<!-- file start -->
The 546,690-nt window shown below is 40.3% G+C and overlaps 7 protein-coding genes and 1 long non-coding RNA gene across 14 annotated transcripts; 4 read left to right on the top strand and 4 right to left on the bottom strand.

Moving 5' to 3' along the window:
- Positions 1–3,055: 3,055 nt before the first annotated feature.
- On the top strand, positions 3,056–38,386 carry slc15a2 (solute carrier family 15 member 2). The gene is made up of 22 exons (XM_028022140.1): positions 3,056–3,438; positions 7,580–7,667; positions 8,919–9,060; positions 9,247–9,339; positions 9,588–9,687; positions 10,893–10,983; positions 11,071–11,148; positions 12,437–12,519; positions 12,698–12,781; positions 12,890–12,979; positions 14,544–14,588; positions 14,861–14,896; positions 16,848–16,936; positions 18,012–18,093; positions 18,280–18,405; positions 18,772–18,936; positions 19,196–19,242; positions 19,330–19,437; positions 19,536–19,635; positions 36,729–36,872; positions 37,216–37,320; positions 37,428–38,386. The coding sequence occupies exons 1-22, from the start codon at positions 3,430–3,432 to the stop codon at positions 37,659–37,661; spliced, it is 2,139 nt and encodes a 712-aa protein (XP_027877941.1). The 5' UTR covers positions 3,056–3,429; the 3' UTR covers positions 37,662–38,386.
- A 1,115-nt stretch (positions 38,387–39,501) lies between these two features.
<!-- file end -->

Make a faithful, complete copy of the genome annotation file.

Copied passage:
The 546,690-nt window shown below is 40.3% G+C and overlaps 7 protein-coding genes and 1 long non-coding RNA gene across 14 annotated transcripts; 4 read left to right on the top strand and 4 right to left on the bottom strand.

Moving 5' to 3' along the window:
- Positions 1–3,055: 3,055 nt before the first annotated feature.
- On the top strand, positions 3,056–38,386 carry slc15a2 (solute carrier family 15 member 2). The gene is made up of 22 exons (XM_028022140.1): positions 3,056–3,438; positions 7,580–7,667; positions 8,919–9,060; positions 9,247–9,339; positions 9,588–9,687; positions 10,893–10,983; positions 11,071–11,148; positions 12,437–12,519; positions 12,698–12,781; positions 12,890–12,979; positions 14,544–14,588; positions 14,861–14,896; positions 16,848–16,936; positions 18,012–18,093; positions 18,280–18,405; positions 18,772–18,936; positions 19,196–19,242; positions 19,330–19,437; positions 19,536–19,635; positions 36,729–36,872; positions 37,216–37,320; positions 37,428–38,386. The coding sequence occupies exons 1-22, from the start codon at positions 3,430–3,432 to the stop codon at positions 37,659–37,661; spliced, it is 2,139 nt and encodes a 712-aa protein (XP_027877941.1). The 5' UTR covers positions 3,056–3,429; the 3' UTR covers positions 37,662–38,386.
- A 1,115-nt stretch (positions 38,387–39,501) lies between these two features.